A framework, such as San Jose's, helps managers make good decisions, and uses strong data and information to justify the need to charge. Other areas, such as reservation policies and program-retention policies, should be evaluated as well.
Fill Gaps And Leverage Opportunities
Once the specifics are known of what you have and what you need, it is time to fill the gaps and build on new opportunities. Working closely with the same stakeholders as in the needs-assessment phase, create a plan for the organization that is both visionary and realistic. The plan focuses the organization on where you want it to go, and excites and empowers the staff and partners to help you get there. The reality comes from quantifiable data that can be used as a measurement of success and informs implementation.
Perhaps one of the biggest trends to help fill gaps is building stronger partnerships with other providers. It is difficult to eliminate facilities or programs that you have traditionally managed, but don’t overlook this necessary tactic. Partners may help get the word out about the organization, or they may be able to provide staff capabilities that are not possible with the current budget. They can also offer flexibility and adaptability.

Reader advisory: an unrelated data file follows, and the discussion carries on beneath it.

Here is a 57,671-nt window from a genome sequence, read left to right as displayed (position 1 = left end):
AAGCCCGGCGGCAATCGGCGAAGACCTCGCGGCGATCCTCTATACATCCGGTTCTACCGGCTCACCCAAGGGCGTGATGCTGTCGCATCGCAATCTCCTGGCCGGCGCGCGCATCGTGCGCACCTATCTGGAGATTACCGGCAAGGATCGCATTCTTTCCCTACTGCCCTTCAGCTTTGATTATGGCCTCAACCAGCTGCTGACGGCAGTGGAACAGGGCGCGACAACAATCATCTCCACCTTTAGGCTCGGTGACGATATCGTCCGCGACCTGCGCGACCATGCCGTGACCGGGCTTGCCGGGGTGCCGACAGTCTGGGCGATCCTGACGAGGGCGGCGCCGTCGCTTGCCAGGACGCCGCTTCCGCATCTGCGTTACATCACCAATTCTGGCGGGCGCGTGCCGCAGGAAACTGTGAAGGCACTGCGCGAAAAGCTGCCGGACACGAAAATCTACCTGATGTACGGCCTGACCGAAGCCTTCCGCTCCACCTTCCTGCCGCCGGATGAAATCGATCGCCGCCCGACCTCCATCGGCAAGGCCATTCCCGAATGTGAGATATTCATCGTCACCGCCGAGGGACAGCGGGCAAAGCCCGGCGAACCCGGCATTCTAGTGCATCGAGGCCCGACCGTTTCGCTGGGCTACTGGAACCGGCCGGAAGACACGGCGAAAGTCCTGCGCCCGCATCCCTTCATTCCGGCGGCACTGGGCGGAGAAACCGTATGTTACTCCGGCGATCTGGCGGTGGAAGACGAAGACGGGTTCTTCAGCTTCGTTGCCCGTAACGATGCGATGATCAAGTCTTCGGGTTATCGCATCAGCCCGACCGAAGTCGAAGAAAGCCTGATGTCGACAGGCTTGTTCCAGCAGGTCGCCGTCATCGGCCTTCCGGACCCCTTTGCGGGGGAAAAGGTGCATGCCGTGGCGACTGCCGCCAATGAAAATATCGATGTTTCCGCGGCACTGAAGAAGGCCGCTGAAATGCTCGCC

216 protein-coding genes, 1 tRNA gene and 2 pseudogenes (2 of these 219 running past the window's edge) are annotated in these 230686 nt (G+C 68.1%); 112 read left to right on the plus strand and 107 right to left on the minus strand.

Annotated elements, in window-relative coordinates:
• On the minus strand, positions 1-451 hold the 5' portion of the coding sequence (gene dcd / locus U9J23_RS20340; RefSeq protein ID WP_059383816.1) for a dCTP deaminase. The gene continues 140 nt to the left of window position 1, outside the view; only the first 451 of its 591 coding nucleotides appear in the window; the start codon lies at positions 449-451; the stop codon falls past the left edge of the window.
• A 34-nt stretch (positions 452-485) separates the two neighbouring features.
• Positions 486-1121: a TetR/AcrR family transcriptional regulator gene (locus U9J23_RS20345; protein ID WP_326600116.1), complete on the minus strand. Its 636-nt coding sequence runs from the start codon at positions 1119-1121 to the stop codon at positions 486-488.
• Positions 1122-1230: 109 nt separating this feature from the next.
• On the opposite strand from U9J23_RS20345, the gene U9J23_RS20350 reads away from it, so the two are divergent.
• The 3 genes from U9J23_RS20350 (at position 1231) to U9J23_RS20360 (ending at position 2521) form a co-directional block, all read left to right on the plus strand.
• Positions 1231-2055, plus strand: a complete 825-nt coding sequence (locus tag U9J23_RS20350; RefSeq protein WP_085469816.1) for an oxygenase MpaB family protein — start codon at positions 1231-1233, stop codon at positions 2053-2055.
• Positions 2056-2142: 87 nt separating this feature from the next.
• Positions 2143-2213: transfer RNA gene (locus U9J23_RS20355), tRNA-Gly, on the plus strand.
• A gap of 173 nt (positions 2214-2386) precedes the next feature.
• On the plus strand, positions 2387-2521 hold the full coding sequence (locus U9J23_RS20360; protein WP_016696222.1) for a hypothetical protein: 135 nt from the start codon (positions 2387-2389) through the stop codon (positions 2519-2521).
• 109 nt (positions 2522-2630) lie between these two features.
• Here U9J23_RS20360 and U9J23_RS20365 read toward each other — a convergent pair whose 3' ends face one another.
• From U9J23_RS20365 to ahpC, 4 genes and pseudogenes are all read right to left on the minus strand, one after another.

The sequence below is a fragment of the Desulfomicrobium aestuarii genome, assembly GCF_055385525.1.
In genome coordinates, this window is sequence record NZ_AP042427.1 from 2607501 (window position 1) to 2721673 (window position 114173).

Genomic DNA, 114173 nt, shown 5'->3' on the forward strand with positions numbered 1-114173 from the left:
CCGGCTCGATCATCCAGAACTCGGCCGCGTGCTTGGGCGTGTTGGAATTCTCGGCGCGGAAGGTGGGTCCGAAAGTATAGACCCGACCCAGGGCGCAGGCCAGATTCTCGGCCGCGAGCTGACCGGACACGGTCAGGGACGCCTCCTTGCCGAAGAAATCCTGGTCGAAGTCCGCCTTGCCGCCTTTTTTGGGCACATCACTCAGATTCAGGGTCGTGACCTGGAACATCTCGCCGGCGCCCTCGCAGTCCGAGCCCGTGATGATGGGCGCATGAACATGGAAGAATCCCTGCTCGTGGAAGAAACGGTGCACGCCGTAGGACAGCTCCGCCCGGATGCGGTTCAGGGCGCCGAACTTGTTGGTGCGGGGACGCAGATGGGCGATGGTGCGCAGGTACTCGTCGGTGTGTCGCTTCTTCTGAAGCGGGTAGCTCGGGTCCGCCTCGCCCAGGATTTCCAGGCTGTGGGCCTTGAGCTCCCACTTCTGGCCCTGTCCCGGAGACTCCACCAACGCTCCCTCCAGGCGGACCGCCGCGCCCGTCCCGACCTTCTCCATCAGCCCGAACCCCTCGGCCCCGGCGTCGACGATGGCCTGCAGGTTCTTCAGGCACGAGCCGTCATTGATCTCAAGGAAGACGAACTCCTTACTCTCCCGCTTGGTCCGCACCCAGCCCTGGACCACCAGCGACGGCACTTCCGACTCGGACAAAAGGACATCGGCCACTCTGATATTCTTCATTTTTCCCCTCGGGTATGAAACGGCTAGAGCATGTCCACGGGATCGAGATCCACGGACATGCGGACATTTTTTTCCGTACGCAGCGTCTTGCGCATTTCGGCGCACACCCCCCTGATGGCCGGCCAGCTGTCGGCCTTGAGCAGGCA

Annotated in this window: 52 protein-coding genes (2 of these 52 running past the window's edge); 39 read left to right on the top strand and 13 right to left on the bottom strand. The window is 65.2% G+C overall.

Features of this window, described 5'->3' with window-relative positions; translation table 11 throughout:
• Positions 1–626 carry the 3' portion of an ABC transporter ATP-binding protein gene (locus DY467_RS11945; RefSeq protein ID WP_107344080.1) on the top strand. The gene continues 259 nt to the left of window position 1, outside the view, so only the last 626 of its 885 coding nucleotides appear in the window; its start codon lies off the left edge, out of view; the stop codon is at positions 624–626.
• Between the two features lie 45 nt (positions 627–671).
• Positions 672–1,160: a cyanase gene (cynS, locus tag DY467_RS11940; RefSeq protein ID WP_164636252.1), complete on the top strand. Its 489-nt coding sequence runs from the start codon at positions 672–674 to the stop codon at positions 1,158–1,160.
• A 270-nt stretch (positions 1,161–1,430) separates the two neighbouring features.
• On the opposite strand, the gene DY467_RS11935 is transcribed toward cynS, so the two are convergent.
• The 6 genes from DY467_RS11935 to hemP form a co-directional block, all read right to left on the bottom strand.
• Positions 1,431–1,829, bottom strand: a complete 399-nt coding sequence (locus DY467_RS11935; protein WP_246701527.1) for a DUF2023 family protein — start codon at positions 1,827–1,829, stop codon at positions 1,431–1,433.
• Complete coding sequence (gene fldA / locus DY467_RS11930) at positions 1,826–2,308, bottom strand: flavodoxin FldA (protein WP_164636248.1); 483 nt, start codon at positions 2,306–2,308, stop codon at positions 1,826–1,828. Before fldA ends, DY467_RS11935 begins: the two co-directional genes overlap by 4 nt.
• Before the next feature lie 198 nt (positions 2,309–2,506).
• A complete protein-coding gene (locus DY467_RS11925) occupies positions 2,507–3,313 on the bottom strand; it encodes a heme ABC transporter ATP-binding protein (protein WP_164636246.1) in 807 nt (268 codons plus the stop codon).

Another successful approach is that of a pilot. Selling a new facility or program with the requisite staff and resources can be quite difficult; however, a decision-maker may be more accepting of a pilot program with a short time frame and limited expenses. This provides a proving ground to see if an idea can really work, or it may save you from one that does not pencil out. The pilot also can serve as a tool to inspire staff members to come up with new ideas and put them into play relatively easily.
Finally, the vision and implementation must be based on real numbers and reasonable data. Illustrating ideas with relevant trends and historic data, while demonstrating community needs and clear economics, is the most effective way to obtain support. Of equal importance is to know to whom to sell ideas and to tailor proposals accordingly.
Getting agreement on the priorities and means of transforming a department is not easy. You will likely need much help and continued engagement with decision-makers, staff members, and the community to be successful. However, the results will be substantial and a real help in creating a revived organization that is agile and accountable while serving its mission.
Mindy Craig is the owner of BluePoint Planning and offers over 19 years of experience providing parks and recreation planning, community and strategic planning, and financial feasibility services to organizations throughout California and the United States. She is a frequent speaker and presenter at conferences throughout the United States. Reach her at (510) 338-0373, or email@example.com .